So if you were slowing down for a set of traffic lights, for example, at low speeds the engine will cut out while you’re still in motion and won’t kick in again until you release the brake and need to accelerate. It can feel a bit weird at first, coasting to a complete stop without the engine on, but you’ll quickly get used to it.

Mild hybrids are rapidly spreading across the UK car market and include the Suzuki Swift and Volvo XC60

Pros of mild hybrids

  • The electric motor can assist the combustion engine, affording you more acceleration and potentially smoother power delivery under certain conditions, such as when you’re pulling away from a stop.
  • Unlike full and plug-in hybrids, they're typically available with a manual gearbox.

Cons of mild hybrids

  • You can't drive on electricity alone
  • Limited positive impact on CO2 emissions and fuel consumption, depending on the model.

How do hybrid cars help the environment?

Hybrid cars run on both fuel and electricity, so in theory they should reduce the amount of petrol you use while driving. This in turn means the car will emit a lower amount of CO2. 

However, it really does depend on how you use your hybrid car. If you use the car mostly for shorter journeys, where you can run it solely off the battery, then your hybrid is likely to be better for the environment than a conventional car.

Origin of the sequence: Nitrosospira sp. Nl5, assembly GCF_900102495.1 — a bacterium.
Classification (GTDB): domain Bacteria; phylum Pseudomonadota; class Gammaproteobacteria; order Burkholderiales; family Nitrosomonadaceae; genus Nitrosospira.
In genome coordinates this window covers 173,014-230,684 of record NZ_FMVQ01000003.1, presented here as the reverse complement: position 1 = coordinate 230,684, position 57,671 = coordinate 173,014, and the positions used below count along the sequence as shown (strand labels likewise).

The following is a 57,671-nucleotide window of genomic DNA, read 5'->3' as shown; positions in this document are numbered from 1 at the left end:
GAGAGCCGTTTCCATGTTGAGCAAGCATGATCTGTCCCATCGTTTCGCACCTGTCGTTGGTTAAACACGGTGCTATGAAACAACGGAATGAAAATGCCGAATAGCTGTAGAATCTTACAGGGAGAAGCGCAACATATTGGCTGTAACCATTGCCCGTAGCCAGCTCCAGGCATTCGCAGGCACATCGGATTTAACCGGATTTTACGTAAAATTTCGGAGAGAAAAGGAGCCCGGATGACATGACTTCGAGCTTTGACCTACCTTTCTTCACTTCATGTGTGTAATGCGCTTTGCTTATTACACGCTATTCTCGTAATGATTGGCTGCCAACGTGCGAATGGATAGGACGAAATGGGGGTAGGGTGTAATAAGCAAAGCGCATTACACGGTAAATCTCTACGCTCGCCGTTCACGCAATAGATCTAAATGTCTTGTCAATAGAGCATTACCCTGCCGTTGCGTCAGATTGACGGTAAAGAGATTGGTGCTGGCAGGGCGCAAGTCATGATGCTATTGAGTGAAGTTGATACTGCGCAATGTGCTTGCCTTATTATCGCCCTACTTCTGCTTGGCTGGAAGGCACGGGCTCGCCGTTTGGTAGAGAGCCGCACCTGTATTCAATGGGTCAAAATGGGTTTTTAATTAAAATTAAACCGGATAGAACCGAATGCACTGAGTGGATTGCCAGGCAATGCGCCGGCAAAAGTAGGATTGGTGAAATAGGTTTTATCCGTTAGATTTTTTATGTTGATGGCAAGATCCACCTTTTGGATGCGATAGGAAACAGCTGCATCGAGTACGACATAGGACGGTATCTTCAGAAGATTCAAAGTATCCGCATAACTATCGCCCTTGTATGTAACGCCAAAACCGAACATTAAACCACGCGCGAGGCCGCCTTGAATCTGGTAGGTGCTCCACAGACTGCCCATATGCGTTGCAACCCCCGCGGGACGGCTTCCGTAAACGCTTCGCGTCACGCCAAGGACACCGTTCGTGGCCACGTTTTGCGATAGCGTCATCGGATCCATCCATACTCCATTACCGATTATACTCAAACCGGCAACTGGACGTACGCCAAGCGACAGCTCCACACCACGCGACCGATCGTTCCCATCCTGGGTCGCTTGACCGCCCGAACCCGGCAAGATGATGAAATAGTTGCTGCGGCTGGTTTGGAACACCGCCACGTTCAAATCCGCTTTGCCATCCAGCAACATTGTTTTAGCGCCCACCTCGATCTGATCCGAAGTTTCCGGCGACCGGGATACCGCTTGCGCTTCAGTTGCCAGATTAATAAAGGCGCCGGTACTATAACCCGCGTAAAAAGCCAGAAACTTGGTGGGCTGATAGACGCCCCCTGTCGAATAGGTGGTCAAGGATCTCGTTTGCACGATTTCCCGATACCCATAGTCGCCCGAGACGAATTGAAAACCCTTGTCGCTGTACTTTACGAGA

But it’s important to remember that it will still be producing emissions in the same way as a normal car when it’s not using the battery. 

Want to buy a low-emissions car? Use our free low-emission cars tool to find one. 

Which is better: a hybrid or electric car?

There's no clear-cut answer to this, as it will depend on your personal circumstances. There's no denying that electric cars are better for the environment in terms of emissions, as they simply don't produce any. But they aren't right for everybody – or at least, not yet. 

Here are the main advantages of hybrids vs fully electric cars (EVs). 

Advantages of hybrids over electric cars